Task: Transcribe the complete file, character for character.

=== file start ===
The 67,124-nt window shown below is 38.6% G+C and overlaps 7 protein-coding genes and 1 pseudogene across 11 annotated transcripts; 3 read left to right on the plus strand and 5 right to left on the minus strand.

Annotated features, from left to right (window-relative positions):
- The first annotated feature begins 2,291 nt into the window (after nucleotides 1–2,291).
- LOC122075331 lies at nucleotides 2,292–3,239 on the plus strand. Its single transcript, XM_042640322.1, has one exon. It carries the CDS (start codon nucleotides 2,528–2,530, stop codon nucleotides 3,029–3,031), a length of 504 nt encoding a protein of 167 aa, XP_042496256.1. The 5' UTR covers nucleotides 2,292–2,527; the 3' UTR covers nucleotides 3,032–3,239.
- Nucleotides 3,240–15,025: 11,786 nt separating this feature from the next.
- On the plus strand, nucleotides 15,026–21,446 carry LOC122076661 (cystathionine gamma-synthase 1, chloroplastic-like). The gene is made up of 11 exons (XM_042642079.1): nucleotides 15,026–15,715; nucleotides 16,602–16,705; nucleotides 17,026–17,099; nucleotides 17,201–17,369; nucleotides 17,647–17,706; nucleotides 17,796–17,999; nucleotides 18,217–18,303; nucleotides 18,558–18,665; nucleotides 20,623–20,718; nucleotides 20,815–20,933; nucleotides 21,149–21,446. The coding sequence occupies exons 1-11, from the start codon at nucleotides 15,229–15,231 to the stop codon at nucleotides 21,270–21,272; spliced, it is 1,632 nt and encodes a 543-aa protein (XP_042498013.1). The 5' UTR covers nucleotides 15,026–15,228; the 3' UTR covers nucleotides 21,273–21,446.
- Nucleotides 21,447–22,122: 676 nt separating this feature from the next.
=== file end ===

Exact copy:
The 67,124-nt window shown below is 38.6% G+C and overlaps 7 protein-coding genes and 1 pseudogene across 11 annotated transcripts; 3 read left to right on the plus strand and 5 right to left on the minus strand.

Annotated features, from left to right (window-relative positions):
- The first annotated feature begins 2,291 nt into the window (after nucleotides 1–2,291).
- LOC122075331 lies at nucleotides 2,292–3,239 on the plus strand. Its single transcript, XM_042640322.1, has one exon. It carries the CDS (start codon nucleotides 2,528–2,530, stop codon nucleotides 3,029–3,031), a length of 504 nt encoding a protein of 167 aa, XP_042496256.1. The 5' UTR covers nucleotides 2,292–2,527; the 3' UTR covers nucleotides 3,032–3,239.
- Nucleotides 3,240–15,025: 11,786 nt separating this feature from the next.
- On the plus strand, nucleotides 15,026–21,446 carry LOC122076661 (cystathionine gamma-synthase 1, chloroplastic-like). The gene is made up of 11 exons (XM_042642079.1): nucleotides 15,026–15,715; nucleotides 16,602–16,705; nucleotides 17,026–17,099; nucleotides 17,201–17,369; nucleotides 17,647–17,706; nucleotides 17,796–17,999; nucleotides 18,217–18,303; nucleotides 18,558–18,665; nucleotides 20,623–20,718; nucleotides 20,815–20,933; nucleotides 21,149–21,446. The coding sequence occupies exons 1-11, from the start codon at nucleotides 15,229–15,231 to the stop codon at nucleotides 21,270–21,272; spliced, it is 1,632 nt and encodes a 543-aa protein (XP_042498013.1). The 5' UTR covers nucleotides 15,026–15,228; the 3' UTR covers nucleotides 21,273–21,446.
- Nucleotides 21,447–22,122: 676 nt separating this feature from the next.